Elements of a Second DUI Refusal in Pasco County, FL
To establish a prima facie case for Refusal to Submit to Testing under Florida Statute Section 316.1939, the prosecutor must prove the following elements beyond all reasonable doubt at trial:
(1) A law enforcement officer had probable cause to believe the defendant drove or was in actual physical control of a motor vehicle in this state while under the influence of an alcoholic beverage to the extent that the defendant’s normal faculties were impaired.
(2) The law enforcement officer lawfully arrested the defendant for Driving Under the Influence (DUI).
(3) The defendant was informed that if she refused to submit to a chemical test of her breath, his or her privilege to operate a motor vehicle would be suspended for a period of one year, or, in the case of a second or subsequent refusal, for a period of 18 months.
(4) The defendant was informed that it is a misdemeanor to refuse to submit to a lawful test of her breath, if her driving privilege had been previously suspended for a prior refusal to submit to a lawful test of her breath.
(5) The defendant, after being so informed, refused to submit to a chemical test of his or her breath when requested to do so by a law enforcement officer.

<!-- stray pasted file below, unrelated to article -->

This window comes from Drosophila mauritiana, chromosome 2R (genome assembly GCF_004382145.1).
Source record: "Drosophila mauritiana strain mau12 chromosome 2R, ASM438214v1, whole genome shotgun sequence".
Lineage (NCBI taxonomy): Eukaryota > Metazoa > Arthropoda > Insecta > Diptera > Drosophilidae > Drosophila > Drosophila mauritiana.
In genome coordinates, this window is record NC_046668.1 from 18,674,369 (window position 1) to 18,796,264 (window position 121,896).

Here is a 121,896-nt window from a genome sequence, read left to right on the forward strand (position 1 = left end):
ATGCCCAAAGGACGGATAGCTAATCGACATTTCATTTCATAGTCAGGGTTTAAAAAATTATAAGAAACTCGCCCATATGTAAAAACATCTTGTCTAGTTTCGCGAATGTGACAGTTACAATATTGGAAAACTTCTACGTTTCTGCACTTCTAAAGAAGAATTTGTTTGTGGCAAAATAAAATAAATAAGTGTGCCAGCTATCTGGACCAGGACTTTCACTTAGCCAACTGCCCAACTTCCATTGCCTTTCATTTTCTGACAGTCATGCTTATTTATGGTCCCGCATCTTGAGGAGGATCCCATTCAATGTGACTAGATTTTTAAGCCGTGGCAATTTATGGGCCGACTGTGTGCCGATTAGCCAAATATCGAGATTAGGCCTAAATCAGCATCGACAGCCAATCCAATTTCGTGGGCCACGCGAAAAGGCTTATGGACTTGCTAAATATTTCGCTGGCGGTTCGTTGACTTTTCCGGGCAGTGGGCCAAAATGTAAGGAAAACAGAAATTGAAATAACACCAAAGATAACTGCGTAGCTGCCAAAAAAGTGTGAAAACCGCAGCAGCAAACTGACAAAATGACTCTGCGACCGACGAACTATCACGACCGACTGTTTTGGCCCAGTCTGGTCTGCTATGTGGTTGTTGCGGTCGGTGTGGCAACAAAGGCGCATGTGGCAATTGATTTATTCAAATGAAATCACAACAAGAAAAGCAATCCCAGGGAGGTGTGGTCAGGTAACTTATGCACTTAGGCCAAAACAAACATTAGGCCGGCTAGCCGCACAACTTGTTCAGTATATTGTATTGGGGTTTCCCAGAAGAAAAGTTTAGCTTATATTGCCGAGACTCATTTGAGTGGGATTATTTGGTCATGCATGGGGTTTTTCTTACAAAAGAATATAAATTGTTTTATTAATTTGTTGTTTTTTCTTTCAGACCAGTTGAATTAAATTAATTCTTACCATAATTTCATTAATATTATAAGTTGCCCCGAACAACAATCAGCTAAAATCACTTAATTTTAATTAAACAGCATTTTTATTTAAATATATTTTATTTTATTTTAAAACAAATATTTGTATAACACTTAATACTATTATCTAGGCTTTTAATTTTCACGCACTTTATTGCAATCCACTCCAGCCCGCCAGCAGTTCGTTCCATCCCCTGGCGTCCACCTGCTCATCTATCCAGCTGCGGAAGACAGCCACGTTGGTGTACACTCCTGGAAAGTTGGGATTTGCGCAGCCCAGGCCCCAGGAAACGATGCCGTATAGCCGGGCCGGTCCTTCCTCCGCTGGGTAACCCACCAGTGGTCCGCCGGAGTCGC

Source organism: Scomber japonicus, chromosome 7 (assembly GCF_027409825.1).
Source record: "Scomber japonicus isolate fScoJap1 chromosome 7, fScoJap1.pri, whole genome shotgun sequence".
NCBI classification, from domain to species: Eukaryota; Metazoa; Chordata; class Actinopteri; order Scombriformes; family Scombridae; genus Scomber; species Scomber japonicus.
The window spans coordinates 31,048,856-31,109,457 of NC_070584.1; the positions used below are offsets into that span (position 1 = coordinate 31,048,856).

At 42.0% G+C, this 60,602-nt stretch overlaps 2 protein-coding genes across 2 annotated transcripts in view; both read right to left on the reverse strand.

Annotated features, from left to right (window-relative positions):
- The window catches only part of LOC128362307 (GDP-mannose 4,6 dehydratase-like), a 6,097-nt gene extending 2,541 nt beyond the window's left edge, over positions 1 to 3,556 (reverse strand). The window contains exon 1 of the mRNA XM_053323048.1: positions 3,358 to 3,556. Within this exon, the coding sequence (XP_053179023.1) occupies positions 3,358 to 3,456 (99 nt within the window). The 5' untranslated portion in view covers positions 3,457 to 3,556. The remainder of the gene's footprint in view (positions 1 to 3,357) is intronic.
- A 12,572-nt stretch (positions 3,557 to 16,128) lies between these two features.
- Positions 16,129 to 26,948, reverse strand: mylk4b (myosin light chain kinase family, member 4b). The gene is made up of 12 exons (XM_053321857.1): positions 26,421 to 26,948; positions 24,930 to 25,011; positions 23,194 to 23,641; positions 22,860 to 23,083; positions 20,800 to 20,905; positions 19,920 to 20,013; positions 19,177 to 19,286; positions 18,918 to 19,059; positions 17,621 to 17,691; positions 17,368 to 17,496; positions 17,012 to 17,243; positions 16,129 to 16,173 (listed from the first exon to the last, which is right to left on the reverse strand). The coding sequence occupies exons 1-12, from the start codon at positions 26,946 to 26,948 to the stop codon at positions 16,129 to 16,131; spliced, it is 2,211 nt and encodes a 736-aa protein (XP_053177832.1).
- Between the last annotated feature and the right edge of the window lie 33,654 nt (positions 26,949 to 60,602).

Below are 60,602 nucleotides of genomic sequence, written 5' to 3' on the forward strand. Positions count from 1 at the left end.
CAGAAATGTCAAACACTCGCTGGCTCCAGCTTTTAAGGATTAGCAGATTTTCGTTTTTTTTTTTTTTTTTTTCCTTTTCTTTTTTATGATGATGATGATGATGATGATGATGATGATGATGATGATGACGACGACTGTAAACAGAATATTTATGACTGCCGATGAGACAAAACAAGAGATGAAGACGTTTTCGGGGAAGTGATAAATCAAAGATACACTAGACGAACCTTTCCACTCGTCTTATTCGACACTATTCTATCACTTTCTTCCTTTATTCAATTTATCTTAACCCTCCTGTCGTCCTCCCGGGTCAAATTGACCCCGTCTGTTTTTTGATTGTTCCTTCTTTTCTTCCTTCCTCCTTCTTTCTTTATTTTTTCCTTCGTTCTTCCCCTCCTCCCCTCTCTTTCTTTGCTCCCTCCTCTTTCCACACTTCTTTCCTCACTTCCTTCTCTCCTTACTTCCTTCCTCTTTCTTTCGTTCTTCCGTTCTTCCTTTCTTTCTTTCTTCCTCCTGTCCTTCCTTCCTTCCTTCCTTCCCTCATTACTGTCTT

(6) The defendant’s driving privilege had been previously suspended for a prior refusal to submit to a lawful test of her breath.
The elements of a second refusal can be found in Florida’s standard criminal jury instructions in chapter 28.13.
What Constitutes a DUI Refusal of a Breath Test?
A request for a breath test is the most common chemical test requested. The most common type of refusal involves the defendant saying:
“No thank you, I refuse to submit.”
But the prosecutor might be able to present a DUI refusal case to the jury if any of the following occurred:
- The defendant agreed to submit to the breath test but then was unable to provide two breath samples of a sufficient quantity within the allowed time;
- the defendant provided two breath samples, which are not within .02 of one another, but then refused to submit to a third breath test; or